Received wisdom in an age of enquiry
- Publication Date
- Professor John Peter Renwick FRSE
Professor John Peter Renwick FRSE, the University of Edinburgh, is one of the world’s leading experts on the French Enlightenment and was awarded the RSE Sir Walter Scott Medal in 2021. It recognises the monumental and ground-breaking contribution he made to the 140-volume Complete Works of Voltaire, a French philosopher, historian and social reformer.
It is the words chosen to justify the award of the RSE Sir Walter Scott Medal, which highlight a ‘ground-breaking contribution’ to a better understanding of Voltaire, and the ‘scholarly resurrection of the highly significant figure, Jean-François Marmontel’, that have given me the greatest pleasure. Why? Looking at those citations, which underline the ‘usefulness’ of my endeavours, I suspect that such recognition would have appeared a very remote future possibility to those colleagues who – in the beginning – airily told me that my projected research topic on Voltaire was pointless since ‘everything had already been said’, while my fall-back position (a rehabilitation of Marmontel’s reputation, seriously damaged in academia a century earlier) was ‘a total waste of time’ and even ‘dangerous’ (presumably for my future career). If perchance I were to be invited – all these years later – to give guidance to young scholars, I would unhesitatingly say: beware of negative advice or warnings, however well-meaning they may be. Always follow your instincts and your enthusiasms, and above all leave nothing unquestioned.
The greater of the two challenges being the rehabilitation of Marmontel, I spent the early years laying the foundations for the impartial scholarly enquiry, that I believed he deserved, by providing an increasingly receptive academic community with all the basic tools that would help to justify the beginnings of his rehabilitation. There being no comprehensive record of what had been written on him since his death (1799), clearly an extensive critical bibliography from 1800 onwards, which sifted thoughtless denigration from informed opinion, would have to be provided; his Memoirs, though not unknown, had never been properly edited and would have to be subjected to the usual rigorous analysis; his Correspondance, for which there existed no centralised record, was an unknown quantity whose quality remained equally unknown. All those projects were duly brought to fruition. In parallel, I had penned numerous studies dealing with significant aspects of his career, and built up an extensive research collection funded by, and housed in, the University of Clermont-Ferrand.
It was there that a turning point in my career came about: the discoveries that I had made regarding the ‘philosophical’ activities (1766-1768) that had pitted Marmontel and his ally Voltaire against the forces of reaction, brought me to the attention of Theodore Besterman, the Founding Father of the Oxford Œuvres completes de Voltaire, who invited me to join his editorial team. My resultant enthusiasm led thereafter to a large volume of editorial work which brought me to understand not only that dozens of his texts were, in practical or interpretative terms, no more than mere titles, but also that his greatest claims to celebrity, on which supposedly ‘everything had already been said’, had – as I demonstrated with the Traité sur la tolérance – much to reveal because they had never been correctly contextualised. Over the years, my dual calling as both a literary specialist and a historian proved to be invaluable.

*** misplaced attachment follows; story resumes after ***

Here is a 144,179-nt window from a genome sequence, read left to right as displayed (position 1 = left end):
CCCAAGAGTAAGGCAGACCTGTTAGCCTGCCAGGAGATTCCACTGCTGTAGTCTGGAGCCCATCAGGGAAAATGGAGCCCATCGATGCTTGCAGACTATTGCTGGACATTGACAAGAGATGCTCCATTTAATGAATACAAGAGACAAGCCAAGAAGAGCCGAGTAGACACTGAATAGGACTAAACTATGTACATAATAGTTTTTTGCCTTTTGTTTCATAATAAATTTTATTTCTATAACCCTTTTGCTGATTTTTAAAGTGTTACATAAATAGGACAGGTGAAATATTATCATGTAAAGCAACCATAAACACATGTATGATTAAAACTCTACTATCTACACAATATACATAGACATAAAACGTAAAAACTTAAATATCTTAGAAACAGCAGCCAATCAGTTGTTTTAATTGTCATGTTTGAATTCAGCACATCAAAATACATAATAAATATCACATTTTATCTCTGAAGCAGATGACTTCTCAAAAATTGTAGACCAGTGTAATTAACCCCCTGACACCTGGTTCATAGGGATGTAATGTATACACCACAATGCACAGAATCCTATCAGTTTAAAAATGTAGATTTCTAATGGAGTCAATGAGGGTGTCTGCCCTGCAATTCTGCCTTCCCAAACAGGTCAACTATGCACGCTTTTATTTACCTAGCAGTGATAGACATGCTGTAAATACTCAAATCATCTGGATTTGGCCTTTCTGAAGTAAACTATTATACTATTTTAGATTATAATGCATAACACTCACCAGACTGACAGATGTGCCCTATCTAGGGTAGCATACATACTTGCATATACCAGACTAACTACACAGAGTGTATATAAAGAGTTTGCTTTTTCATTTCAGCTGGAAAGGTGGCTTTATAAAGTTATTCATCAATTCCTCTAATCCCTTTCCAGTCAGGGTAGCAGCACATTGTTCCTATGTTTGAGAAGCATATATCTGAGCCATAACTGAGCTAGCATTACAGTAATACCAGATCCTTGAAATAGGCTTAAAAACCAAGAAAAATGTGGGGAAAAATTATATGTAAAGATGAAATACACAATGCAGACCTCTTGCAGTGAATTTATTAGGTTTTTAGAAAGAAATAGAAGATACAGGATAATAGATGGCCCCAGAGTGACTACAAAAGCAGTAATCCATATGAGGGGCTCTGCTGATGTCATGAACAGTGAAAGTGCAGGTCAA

One of the immediate benefits of the chronologically ordered Oxford edition is that it has given scholars the opportunity to view Voltaire from totally new angles. In the past, one studied (or taught) him as a dramatist (e.g. Zaïre), or a conteur (e.g. Candide), or a historian (Le Siècle de Louis XIV) and we had come to view him according to those rigidly defined generic categories. Like Caesar’s Gaul, Voltaire also was in three distinct parts. It was the synchronic and diachronic approach that made us more insistently aware of his complexity as a uniquely versatile thinker. In short, his evolving, overlapping intellectual concerns, within any given month, made us appreciate the fact that his different writings, now allied with our modern editorial insights, had been extraordinarily interdependent. If these important developments were, with the appearance of ever more numerous volumes, to became ever clearer in the last two decades of the 20th century, the most exciting developments came, however, twenty years ago with the advent of those electronic resources: Tout Voltaire and Google Books, which have revolutionised many aspects of our interpretation of him. For example, Tout Voltaire has allowed us to search the totality of Voltaire’s writings and to reclassify his extensive re-use of his own material (for years branded as a lack of creativity, even proof of senility) as a highly complex procedure of reinvention, while Google Books have, among other things, allowed me, as the editor of the Annales de l’Empire and the Histoire du parlement de Paris, to identify those historical sources used by Voltaire in their elaboration, thus facilitating, more than ever before, a truly sophisticated analysis of his mentality, and working habits.
I think myself truly fortunate to have been given the opportunity to advance knowledge in the ways that I have done in an atmosphere that I have constantly found exhilarating.
Professor John Peter Renwick FRSE, Emeritus Professor and Senior Honorary Professorial Fellow, Department of European Languages and Cultures School of Literatures, Languages and Cultures, University of Edinburgh.
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